After John F. Kennedy's assassination in 1963, the 25th Amendment cleared any doubts in cases of presidential disability or death. The first two sections stated that if a president died or resigned, the vice-president took over. If a vice-president died or resigned, the president nominated a new one.

The most important clauses are in sections 3 and 4. Sec. 3 explicitly required the president to transmit in writing that he was incapable of executing the duties of his office. If he refused, Sec. 4 gave the vice-president the power to intervene. If the vice-president and a majority of cabinet officers testified in writing to Congress that the president was incapable, the vice-president could take over until the president was deemed capable again, died, or resigned.

Although the amendment was written after the Kennedy assassination, the writers likely had Woodrow Wilson in mind. The president suffered a stroke in 1919, which left him half-paralyzed. But he would not resign, and Vice President Thomas Marshall would not take power without congressional authorization and a written declaration from Wilson. The 25th Amendment circumvented these problems, ensuring a smooth succession in the case of death or disability.

26th Amendment

During World War II, the United States reduced the draft age from 21 to 18 to expand the pool of potential manpower. This presented a problem: teenagers were now old enough to die but not old enough to vote – that age was still 21. It became a key issue during Vietnam, as young people argued that if politicians could draft them to war, they should have a chance to vote them out. In 1970, Richard Nixon addressed these concerns with an amendment to the 1965 Voting Rights Act, which lowered the national voting age to 18.

As the president expected, the states challenged the amendment at the Supreme Court in 1970 in Oregon v. Mitchell. Justice Hugo Black delivered the majority opinion, writing that the court was upholding the amendment insofar as applied to national elections for offices like the presidency. If 18 year olds were expected to shoulder the duties of citizenship, they were entitled to equal protection under the 14th Amendment, which guaranteed them their rights as U.S. citizens. By the 1970s, that included voting in federal elections. But, SCOTUS ruled, Congress and the Executive Branch could not dictate age requirements for state and local elections.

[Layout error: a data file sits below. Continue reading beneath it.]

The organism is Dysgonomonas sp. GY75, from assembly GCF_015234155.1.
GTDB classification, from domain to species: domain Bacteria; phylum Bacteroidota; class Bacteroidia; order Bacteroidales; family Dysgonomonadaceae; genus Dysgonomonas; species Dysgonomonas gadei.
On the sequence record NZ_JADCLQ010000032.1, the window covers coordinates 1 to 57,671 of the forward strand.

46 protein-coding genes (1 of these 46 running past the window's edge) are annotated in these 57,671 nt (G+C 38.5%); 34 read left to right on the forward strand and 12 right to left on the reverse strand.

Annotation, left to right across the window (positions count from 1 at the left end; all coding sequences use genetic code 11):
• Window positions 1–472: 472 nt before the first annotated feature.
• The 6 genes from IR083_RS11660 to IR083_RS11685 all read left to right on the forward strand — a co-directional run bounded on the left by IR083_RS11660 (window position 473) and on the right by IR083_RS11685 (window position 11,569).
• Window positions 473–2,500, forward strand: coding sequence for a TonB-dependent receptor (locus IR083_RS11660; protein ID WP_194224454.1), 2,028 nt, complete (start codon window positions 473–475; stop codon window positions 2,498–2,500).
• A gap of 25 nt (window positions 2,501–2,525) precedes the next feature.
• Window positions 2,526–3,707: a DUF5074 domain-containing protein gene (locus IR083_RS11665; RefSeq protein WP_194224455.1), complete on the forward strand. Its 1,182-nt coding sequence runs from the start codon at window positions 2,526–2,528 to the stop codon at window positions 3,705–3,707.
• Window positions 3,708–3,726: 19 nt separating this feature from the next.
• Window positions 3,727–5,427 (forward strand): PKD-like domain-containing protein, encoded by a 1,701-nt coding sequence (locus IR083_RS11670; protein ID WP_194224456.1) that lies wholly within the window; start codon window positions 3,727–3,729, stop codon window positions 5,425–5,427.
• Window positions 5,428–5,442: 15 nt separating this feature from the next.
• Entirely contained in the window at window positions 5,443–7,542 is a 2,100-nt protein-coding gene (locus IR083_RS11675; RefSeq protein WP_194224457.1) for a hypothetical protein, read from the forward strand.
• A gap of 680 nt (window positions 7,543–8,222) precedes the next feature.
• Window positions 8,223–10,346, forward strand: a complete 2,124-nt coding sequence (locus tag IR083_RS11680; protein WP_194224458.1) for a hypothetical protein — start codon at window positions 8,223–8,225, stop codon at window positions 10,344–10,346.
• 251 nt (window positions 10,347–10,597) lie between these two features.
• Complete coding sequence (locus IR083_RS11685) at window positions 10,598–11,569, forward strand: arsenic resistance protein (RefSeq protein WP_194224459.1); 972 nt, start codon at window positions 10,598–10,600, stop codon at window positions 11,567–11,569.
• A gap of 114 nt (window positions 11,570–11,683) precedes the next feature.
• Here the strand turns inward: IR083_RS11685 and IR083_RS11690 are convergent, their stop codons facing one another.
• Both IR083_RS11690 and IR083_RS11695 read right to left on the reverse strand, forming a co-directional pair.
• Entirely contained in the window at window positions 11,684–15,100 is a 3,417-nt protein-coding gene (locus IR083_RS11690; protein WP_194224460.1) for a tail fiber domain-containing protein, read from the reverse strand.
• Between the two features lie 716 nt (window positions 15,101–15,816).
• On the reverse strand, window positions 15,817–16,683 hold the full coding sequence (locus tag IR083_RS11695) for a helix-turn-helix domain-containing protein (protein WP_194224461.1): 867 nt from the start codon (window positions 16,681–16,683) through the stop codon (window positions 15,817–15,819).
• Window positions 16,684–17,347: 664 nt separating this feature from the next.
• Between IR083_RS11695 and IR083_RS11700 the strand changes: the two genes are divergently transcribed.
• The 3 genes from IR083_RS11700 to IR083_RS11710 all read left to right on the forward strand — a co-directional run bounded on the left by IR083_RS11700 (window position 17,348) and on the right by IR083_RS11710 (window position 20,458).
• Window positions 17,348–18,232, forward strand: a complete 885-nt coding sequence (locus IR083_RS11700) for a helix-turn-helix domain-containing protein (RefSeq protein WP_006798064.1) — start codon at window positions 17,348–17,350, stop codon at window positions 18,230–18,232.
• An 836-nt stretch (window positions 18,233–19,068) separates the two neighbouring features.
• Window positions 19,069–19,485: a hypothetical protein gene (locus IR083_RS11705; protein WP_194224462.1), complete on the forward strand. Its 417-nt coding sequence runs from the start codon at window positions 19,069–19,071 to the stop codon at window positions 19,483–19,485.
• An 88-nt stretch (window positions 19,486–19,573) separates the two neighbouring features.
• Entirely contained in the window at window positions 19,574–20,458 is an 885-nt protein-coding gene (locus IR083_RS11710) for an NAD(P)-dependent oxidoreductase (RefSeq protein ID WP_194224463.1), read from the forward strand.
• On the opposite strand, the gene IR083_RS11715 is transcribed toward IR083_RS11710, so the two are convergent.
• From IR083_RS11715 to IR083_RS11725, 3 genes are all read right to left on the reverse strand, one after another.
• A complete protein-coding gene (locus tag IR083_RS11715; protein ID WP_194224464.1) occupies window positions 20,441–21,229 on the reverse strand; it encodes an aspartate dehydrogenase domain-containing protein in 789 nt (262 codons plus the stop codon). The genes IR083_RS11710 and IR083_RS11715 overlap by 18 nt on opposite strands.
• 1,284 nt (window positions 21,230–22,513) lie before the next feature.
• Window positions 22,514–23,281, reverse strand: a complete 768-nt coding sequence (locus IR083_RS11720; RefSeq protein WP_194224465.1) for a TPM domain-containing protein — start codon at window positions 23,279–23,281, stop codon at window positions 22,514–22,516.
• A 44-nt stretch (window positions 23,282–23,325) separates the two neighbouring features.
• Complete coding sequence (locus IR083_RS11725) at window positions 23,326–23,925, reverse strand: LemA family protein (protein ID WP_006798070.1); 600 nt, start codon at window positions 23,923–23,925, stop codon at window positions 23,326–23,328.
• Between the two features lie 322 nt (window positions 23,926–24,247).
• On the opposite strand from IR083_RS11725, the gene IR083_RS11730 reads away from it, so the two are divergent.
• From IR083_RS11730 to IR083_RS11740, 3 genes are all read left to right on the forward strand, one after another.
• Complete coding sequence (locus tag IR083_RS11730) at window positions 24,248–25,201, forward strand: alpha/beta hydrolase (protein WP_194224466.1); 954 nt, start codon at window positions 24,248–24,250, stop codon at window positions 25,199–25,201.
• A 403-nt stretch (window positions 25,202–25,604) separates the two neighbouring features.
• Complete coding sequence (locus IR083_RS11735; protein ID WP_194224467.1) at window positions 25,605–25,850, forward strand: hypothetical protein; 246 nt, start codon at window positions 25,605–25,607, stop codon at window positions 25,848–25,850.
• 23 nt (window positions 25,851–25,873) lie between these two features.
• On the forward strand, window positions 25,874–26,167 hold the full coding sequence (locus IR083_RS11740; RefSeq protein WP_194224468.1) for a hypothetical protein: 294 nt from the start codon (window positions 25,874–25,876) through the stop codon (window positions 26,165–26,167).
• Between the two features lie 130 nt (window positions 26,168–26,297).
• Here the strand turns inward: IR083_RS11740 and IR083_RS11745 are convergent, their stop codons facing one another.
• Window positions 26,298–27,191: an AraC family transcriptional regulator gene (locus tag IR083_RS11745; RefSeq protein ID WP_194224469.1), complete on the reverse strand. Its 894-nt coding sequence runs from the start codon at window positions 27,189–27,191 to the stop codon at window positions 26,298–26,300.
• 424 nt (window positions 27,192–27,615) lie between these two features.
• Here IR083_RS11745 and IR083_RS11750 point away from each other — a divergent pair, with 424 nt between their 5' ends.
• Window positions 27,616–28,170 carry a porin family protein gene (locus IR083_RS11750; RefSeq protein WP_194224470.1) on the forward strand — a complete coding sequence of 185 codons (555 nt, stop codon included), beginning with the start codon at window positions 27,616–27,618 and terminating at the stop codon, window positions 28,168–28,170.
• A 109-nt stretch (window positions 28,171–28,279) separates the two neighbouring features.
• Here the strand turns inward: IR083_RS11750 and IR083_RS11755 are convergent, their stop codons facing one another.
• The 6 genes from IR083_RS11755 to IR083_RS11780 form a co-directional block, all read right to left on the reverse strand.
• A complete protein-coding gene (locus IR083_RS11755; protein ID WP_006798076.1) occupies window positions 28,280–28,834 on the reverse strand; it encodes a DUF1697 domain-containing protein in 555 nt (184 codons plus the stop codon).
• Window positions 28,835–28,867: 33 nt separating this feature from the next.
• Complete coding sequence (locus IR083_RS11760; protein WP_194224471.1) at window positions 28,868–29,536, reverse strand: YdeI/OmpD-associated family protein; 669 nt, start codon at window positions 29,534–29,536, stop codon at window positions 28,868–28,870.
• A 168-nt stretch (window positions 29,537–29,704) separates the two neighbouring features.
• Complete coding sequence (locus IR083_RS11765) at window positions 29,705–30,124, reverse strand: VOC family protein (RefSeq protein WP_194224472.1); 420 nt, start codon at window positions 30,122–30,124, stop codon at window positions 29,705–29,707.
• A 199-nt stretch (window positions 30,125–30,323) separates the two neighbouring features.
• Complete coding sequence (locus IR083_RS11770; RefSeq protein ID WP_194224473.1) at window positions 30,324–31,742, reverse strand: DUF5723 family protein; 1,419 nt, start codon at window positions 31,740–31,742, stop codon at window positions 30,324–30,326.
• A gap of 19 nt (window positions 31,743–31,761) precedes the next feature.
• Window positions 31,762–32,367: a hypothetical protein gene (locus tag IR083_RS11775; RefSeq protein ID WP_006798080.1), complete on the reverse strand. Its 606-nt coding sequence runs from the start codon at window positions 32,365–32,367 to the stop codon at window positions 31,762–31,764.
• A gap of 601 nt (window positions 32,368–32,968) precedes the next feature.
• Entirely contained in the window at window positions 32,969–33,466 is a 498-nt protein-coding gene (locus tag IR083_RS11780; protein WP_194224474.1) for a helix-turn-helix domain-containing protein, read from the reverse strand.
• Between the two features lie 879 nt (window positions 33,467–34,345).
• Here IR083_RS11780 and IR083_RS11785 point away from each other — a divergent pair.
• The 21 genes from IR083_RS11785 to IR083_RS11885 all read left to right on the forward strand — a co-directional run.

The 26th Amendment resolved the constitutional problem by banning age-based voter discrimination against American citizens over the age of 18. It was proposed on March 23, 1971 as a way to bypass the Supreme Court's decision, flew through Congress, and was ratified by July of the same year – much faster than virtually every other amendment, which had often taken years to get through.

27th Amendment

The 27th Amendment forbids congressional pay raises from taking effect until after an election has taken place. Unlike the other amendments, which were proposed to meet specific issues and close gaps in the Constitution as they arose, this one passed Congress in 1789, but did not take effect until 1992.

Per the Constitution Center, at the heart of the amendment was a debate at the 1787 Constitutional Convention over public servants' pay. Benjamin Franklin wanted to nix all Congressional pay, arguing that politicians should not have any opportunity to get rich in office. The Convention, however, approved Congress' power to set its own salaries. In response, James Madison proposed, alongside 11 other amendments, an amendment that would prevent the raises from taking effect immediately. He reasoned that if an election took place first, a public unhappy with the salary raises could vote the guilty parties out, denying them the benefit of the raise.

While 10 of Madison's amendments became the Bill of Rights, the one that would become the 27th Amendment only got six votes from the original 13 states (10 were needed). But since there was no expiry date on the legislation, it sat there in limbo into the 20th century without the necessary votes for approval.

By 1982, congressional approval had cratered as Americans discovered the various perks and high salaries Capitol Hill politicians enjoyed that ordinary Americans could only dream of. After a college student brought the amendment to national attention, a campaign for ratification, motivated by Congress' largesse, got it through in 1992, when 38 states ratified it.